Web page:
“One of the finest new albums I’ve heard in a long time.”
- Jeff Emery, “Folk Backroads” KZSC Radio
“Anne’s distinctive voice, guitar playing, songwriting, humor and overall stage presence far surpasses much of the ‘major label’ talent of the 90′s. Her new album, Crossing the Border, is a brilliant CD. I love the variety, arrangement, writing, singing, backup, and production. It just could not be better!”
- Mike Myer, Concert Producer, KRVM Radio, Eugene Oregon
With a powerful blend of vocal, instrumental and lyrical styles from new folk to blues and gospel, Crossing The Border pushes the boundries of personal, political and cultural assumptions. This album demonstrates Anne’s impressive range of vocal emotion and unique, poetic, and diverse songwriting ability.
Crossing the Border was one of those pleasant surprises. I had never heard Anne before, but this is becoming one my favorite recordings of late. For those who have not yet heard Anne Weiss, imagine a vocal style smack in- between Dar Williams and Shawn Colvin. In fact, upon closer inspection, you will notice Dar’s presence providing harmony to “House Where Everybody’s Home”. Her lyrics are deep, and sometimes dark. Sometimes she serves them up with great range, and power — other times gently, with beauty. Whichever way she chooses to take a song, her mastery is evident. She seems equally at home belting them out or gently pulling them along.
One of the simpler songs on the recording is also the most personal. “Dad’s Pocket,” which is dedicated to her father, is a beautiful reminiscence — “I crawled into the pocket of your flannel shirt still hanging on the wall. It’s still got tractor grease on it — I come here when I’m feeling small”.
The title cut, Crossing The Border, is the other side of Anne. It begins with a thumping beat, reminiscent of Hendrix’ “Foxy Lady,” giving way to vocals which sound like Ani DiFranco in a tin can. With lots of slide guitar and driving bass,Weiss sings of the racism, however slight within our selves. — “In America, riding on the bus, a girl from Nagasaki suddenly turns and smiles at us. If love sees no color, if justice is blind, if there’s a fence in your conscience — maybe you better jump your mind.” — All of Anne’s lyrics hold this kind of power. There are many incredible aural moments to enjoy as well, such as her addition of a full gospel choir on “Mountain,” as well as the bonus track “He Will Answer Prayer,” a live cut from Gospel Fest 94 recorded at the Flynn Theatre in Burlington, Vermont.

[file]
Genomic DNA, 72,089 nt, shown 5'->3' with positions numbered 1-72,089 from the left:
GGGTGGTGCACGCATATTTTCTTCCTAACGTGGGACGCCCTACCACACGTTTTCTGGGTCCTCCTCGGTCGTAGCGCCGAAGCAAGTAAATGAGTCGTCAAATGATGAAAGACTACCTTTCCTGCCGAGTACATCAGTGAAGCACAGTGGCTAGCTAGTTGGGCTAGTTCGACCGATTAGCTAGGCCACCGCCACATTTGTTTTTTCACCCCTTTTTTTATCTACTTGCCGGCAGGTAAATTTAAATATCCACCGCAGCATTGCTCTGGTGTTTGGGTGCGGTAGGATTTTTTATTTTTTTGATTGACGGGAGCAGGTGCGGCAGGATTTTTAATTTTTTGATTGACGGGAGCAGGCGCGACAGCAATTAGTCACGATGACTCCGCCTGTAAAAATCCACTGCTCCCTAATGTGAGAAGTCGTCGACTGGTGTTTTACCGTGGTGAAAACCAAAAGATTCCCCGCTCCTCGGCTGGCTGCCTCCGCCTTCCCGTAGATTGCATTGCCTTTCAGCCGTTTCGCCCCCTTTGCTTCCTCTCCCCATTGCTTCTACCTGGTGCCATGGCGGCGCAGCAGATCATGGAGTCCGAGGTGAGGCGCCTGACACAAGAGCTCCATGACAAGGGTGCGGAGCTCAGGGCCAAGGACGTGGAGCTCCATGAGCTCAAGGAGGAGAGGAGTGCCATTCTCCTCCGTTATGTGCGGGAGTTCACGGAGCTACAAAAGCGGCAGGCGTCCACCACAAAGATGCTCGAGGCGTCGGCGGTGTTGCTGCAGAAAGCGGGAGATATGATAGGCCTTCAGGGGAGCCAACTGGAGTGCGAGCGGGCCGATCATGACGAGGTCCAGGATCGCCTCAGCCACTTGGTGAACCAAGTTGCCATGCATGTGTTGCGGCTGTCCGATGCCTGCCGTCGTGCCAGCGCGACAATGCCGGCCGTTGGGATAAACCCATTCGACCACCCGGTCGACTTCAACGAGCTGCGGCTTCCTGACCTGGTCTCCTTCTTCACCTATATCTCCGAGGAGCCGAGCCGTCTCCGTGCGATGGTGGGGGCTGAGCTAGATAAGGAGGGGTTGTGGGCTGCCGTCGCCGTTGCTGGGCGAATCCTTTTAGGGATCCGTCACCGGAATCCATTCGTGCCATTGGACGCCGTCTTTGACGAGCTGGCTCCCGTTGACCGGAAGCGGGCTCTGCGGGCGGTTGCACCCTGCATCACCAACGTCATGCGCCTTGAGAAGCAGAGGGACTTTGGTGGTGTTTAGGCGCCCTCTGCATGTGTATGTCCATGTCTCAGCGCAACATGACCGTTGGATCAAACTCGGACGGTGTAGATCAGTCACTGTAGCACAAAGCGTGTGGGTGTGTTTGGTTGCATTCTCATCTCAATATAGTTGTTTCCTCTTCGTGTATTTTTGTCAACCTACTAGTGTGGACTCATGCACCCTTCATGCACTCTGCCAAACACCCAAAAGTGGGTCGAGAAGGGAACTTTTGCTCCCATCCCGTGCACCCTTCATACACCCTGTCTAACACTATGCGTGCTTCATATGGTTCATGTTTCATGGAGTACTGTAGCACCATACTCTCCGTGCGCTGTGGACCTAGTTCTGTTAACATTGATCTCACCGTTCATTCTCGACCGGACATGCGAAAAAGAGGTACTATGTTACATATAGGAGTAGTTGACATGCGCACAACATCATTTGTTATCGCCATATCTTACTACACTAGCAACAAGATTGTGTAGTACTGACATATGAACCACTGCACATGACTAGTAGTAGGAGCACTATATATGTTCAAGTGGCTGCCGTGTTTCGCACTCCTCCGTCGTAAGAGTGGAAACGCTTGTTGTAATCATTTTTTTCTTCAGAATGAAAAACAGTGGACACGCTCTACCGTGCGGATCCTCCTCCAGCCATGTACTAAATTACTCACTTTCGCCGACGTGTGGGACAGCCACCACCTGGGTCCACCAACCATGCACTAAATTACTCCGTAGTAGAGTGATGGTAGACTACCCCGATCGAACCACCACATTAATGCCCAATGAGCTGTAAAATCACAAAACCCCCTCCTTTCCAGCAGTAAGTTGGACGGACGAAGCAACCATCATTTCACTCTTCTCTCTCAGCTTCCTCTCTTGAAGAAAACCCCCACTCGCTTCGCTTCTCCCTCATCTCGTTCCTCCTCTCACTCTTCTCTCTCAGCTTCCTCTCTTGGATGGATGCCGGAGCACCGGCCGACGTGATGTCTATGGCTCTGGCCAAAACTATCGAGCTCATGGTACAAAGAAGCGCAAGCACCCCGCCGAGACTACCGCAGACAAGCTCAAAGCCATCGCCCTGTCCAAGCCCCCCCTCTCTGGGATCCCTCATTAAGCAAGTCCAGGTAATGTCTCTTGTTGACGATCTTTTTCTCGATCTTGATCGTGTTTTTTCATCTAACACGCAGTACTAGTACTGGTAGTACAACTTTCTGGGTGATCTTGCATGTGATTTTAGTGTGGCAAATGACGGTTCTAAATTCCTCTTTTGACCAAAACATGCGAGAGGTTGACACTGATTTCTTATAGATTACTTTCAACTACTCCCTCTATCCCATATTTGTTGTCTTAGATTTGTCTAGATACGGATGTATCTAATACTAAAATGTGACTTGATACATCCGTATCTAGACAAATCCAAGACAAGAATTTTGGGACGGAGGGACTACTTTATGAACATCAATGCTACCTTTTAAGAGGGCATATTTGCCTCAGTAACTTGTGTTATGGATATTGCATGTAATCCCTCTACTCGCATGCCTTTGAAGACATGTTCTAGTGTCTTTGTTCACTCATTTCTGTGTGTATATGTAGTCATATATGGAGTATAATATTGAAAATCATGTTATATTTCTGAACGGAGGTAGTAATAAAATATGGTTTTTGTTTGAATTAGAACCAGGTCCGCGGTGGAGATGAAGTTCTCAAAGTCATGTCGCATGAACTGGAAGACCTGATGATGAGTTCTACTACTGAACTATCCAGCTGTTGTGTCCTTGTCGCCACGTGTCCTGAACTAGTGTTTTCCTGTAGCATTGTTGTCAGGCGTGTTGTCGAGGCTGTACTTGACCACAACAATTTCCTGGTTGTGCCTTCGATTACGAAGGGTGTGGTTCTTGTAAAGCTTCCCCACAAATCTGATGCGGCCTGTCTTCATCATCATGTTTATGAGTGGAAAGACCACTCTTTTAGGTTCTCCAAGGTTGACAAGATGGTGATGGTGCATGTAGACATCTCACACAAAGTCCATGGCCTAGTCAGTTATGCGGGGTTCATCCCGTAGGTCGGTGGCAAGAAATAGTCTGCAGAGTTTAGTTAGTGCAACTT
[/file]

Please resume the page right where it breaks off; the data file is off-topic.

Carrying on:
Anne Weiss also explores blues territory on another live track called “Looks Like Satin, Acts Like Steel,” incorporating horns and her incredible range to the mix. She doesn’t stop there, but delivers a beautiful version of “Mi Luna,” sung sweetly in Spanish. It keeps growing on me. I wanted to write this three months ago, but new windows into it continue to open for me. The CD is dedicated to Ngawang Choephel who is serving 18 years as a political prisoner in Chinese occupied Tibet for making a film of traditional music and dance. Don’t pass this one up.
- Jonathan Colcord,WNEC FM, Henniker, New Hampshire
The Song Swap-and-Music For The Mountain
24 Bridge St, Henniker, New Hampshire 03242
Crossroads Magazine “Bluegrass Breakdown” and Editorial Team
- Robyn Shanti, KBOO Radio, Portland Oregon
“Crossing the Border is one wonderful, rich, and incisive piece of work!- BEAUtifully performed!”
Live Performance Reviews
Greg Johnson – Women with the Blues March 22, 2013
“What an outstanding show last night at the Alberta Rose Theatre. This has to be one of my favorite shows of the year so far. Women in the Blues was put together by Anne Weiss and featured LaRhonda Steele, Janice Scroggins, Mary Flower, Anne Weiss, Arietta Ward, Nafisaria Scroggins Thomas, Lauren Steele and Sarah Steele. Multigenerational display of extremely talented women!!”
-Greg Johnson, president, Portland Blues Society, March 2013